In 1894, the Russian Empire opened a metre gauge railway between Pokrovskaya Sloboda (present day Engels, Russia) and Uralsk (present day Oral), about 130km of which lay within the borders of present day Kazakhstan.
In 1896, part of the Trans-Siberian Railway opened across northern Kazakhstan, a 190km stretch of Russian standard gauge (1520mm) railway. The first section of the first line specifically built to serve the major cities of Kazakhstan opened in 1904, and it is from the opening of this line that Kazakhstan Railways celebrated their centenary in 2004. The new line, like the Trans-Siberian, was of 1520mm gauge and this gauge was used for most subsequent railway development through the 20th century. A few more narrow gauge lines were built, but most were subsequently converted to 1520mm gauge.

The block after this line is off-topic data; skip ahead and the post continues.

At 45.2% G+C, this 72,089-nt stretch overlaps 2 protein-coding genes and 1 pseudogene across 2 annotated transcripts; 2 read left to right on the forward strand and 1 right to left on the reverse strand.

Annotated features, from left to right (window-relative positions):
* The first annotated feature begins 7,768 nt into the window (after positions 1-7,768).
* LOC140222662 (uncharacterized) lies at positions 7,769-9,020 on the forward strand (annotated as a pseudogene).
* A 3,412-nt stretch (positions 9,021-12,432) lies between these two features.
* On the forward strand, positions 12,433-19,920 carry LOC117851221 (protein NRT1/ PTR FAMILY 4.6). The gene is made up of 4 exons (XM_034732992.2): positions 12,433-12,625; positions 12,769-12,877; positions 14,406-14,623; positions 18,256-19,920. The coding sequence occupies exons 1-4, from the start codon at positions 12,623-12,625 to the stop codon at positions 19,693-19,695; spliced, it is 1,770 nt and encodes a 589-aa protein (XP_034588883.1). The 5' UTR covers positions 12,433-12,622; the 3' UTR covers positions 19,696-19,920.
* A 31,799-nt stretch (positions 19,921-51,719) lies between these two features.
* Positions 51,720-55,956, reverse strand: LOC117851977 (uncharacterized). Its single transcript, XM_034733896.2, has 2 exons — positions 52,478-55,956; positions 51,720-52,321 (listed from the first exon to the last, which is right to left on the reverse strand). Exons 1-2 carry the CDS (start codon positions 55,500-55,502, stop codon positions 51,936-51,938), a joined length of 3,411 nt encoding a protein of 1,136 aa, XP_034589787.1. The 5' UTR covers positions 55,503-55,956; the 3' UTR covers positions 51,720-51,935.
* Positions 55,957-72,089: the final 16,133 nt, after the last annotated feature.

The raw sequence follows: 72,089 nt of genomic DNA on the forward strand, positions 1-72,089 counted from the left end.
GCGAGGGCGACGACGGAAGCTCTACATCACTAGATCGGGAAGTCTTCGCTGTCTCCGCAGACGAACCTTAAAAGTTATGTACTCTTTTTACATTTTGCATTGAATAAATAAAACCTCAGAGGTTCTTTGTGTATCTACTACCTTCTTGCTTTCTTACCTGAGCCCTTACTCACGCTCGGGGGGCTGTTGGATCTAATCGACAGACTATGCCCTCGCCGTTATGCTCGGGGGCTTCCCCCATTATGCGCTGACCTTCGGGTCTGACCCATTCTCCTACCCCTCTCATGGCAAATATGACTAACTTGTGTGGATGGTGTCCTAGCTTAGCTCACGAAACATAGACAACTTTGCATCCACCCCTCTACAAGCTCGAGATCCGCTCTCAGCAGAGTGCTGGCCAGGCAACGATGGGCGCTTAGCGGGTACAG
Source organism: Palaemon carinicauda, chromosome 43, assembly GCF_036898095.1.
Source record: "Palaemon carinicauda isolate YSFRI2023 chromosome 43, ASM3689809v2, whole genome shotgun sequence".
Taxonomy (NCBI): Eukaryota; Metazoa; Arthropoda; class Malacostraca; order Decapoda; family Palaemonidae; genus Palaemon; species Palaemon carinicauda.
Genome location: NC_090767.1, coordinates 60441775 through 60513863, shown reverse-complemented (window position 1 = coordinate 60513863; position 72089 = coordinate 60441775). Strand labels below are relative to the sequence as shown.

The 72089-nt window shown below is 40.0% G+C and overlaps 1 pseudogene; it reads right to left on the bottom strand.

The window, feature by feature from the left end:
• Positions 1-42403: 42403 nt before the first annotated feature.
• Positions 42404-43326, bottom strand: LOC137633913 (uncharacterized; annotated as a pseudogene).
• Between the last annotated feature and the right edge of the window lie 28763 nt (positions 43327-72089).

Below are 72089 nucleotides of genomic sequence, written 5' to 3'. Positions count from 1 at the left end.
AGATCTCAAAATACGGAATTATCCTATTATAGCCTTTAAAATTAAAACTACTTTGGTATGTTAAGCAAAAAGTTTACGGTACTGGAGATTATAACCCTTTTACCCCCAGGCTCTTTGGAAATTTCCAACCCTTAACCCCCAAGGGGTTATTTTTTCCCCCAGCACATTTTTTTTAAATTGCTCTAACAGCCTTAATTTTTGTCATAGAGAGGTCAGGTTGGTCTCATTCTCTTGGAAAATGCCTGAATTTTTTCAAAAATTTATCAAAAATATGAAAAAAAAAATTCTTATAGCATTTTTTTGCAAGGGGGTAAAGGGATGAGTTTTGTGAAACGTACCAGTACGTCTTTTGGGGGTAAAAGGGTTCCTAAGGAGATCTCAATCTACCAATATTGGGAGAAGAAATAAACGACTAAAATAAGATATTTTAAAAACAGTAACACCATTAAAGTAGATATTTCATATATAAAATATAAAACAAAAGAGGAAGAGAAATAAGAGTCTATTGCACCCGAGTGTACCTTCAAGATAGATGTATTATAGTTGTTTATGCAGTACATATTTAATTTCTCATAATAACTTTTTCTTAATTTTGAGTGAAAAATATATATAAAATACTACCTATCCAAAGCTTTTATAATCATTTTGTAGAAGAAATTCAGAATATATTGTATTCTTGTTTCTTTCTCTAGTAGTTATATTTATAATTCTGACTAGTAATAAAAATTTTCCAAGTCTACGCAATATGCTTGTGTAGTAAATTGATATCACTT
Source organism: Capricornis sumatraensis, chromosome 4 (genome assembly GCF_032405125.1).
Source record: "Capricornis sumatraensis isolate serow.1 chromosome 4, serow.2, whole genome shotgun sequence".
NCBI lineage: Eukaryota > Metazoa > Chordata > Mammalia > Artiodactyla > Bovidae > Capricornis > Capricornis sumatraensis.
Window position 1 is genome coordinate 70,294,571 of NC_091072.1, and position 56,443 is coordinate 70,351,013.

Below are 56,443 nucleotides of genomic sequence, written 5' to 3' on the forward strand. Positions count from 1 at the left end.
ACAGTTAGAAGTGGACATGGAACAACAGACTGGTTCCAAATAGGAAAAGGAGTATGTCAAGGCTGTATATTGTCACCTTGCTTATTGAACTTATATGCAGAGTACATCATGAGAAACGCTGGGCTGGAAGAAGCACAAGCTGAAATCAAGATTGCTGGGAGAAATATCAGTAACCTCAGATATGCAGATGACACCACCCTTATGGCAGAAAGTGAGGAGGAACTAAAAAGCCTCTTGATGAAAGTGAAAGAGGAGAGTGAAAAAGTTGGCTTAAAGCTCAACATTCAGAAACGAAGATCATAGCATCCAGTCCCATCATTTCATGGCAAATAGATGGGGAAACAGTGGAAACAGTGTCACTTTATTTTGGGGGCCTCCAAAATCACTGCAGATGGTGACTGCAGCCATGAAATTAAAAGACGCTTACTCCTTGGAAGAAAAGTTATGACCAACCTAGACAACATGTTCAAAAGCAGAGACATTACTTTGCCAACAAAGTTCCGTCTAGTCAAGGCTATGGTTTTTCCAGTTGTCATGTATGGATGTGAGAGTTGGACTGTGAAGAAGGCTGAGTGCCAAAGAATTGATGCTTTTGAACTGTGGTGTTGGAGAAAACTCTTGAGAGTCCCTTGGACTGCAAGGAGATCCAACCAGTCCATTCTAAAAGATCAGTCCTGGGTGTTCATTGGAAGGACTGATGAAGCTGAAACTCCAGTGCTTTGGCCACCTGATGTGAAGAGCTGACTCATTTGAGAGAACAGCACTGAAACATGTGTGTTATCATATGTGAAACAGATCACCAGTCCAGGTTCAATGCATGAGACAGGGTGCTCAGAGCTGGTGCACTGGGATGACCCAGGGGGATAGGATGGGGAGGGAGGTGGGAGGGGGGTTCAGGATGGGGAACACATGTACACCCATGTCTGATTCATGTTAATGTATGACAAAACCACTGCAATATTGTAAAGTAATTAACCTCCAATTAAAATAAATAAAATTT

On the dissolution of the Soviet Union, the Kazakhstan administration inherited a railway system of over 15000km, with international connections to Russia, Kyrgyzstan, Turkmenistan and Uzbekistan. Two links with China were completed in the early part of the 21st century, these involving a break of gauge.
The railway network was privatized in 2001. Kazakhstan Railways remains the operator of the majority of services, although there are now a number of independent passenger and operators. As information concerning these has proved difficult to obtain, they are not listed here at present.
Flag image from CIA World Factbook